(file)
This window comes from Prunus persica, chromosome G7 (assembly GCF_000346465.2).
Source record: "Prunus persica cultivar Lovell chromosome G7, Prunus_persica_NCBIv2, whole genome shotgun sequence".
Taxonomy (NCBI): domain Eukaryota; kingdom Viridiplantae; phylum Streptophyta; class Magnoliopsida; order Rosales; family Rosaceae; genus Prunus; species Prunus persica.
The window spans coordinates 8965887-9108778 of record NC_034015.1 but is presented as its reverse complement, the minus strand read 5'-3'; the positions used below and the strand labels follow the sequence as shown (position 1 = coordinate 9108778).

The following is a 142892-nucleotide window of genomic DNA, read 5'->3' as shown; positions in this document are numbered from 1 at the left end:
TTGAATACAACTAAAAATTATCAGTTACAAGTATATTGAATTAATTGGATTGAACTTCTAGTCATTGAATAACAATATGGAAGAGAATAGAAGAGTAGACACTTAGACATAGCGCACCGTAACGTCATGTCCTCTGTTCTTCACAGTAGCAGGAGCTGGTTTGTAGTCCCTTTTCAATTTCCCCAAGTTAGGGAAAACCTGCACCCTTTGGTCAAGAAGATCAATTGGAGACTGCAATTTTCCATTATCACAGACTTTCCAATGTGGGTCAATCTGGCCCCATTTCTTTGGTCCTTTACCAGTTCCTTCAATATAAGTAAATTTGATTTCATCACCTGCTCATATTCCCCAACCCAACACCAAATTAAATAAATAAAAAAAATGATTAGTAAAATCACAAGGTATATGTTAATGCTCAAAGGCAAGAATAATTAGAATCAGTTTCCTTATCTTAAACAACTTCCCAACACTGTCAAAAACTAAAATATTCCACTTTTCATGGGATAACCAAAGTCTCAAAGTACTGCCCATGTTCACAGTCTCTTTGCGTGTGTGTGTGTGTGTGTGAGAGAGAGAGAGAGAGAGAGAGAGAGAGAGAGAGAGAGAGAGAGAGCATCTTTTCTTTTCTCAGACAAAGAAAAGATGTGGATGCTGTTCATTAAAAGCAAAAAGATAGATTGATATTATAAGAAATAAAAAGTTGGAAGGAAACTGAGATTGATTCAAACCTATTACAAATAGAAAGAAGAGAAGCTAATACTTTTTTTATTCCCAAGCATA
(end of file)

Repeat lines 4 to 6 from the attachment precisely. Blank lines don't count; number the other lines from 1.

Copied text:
The window spans coordinates 8965887-9108778 of record NC_034015.1 but is presented as its reverse complement, the minus strand read 5'-3'; the positions used below and the strand labels follow the sequence as shown (position 1 = coordinate 9108778).

The following is a 142892-nucleotide window of genomic DNA, read 5'->3' as shown; positions in this document are numbered from 1 at the left end:
TTGAATACAACTAAAAATTATCAGTTACAAGTATATTGAATTAATTGGATTGAACTTCTAGTCATTGAATAACAATATGGAAGAGAATAGAAGAGTAGACACTTAGACATAGCGCACCGTAACGTCATGTCCTCTGTTCTTCACAGTAGCAGGAGCTGGTTTGTAGTCCCTTTTCAATTTCCCCAAGTTAGGGAAAACCTGCACCCTTTGGTCAAGAAGATCAATTGGAGACTGCAATTTTCCATTATCACAGACTTTCCAATGTGGGTCAATCTGGCCCCATTTCTTTGGTCCTTTACCAGTTCCTTCAATATAAGTAAATTTGATTTCATCACCTGCTCATATTCCCCAACCCAACACCAAATTAAATAAATAAAAAAAATGATTAGTAAAATCACAAGGTATATGTTAATGCTCAAAGGCAAGAATAATTAGAATCAGTTTCCTTATCTTAAACAACTTCCCAACACTGTCAAAAACTAAAATATTCCACTTTTCATGGGATAACCAAAGTCTCAAAGTACTGCCCATGTTCACAGTCTCTTTGCGTGTGTGTGTGTGTGTGTGAGAGAGAGAGAGAGAGAGAGAGAGAGAGAGAGAGAGAGAGAGAGAGCATCTTTTCTTTTCTCAGACAAAGAAAAGATGTGGATGCTGTTCATTAAAAGCAAAAAGATAGATTGATATTATAAGAAATAAAAAGTTGGAAGGAAACTGAGATTGATTCAAACCTATTACAAATAGAAAGAAGAGAAGCTAATACTTTTTTTATTCCCAAGCATA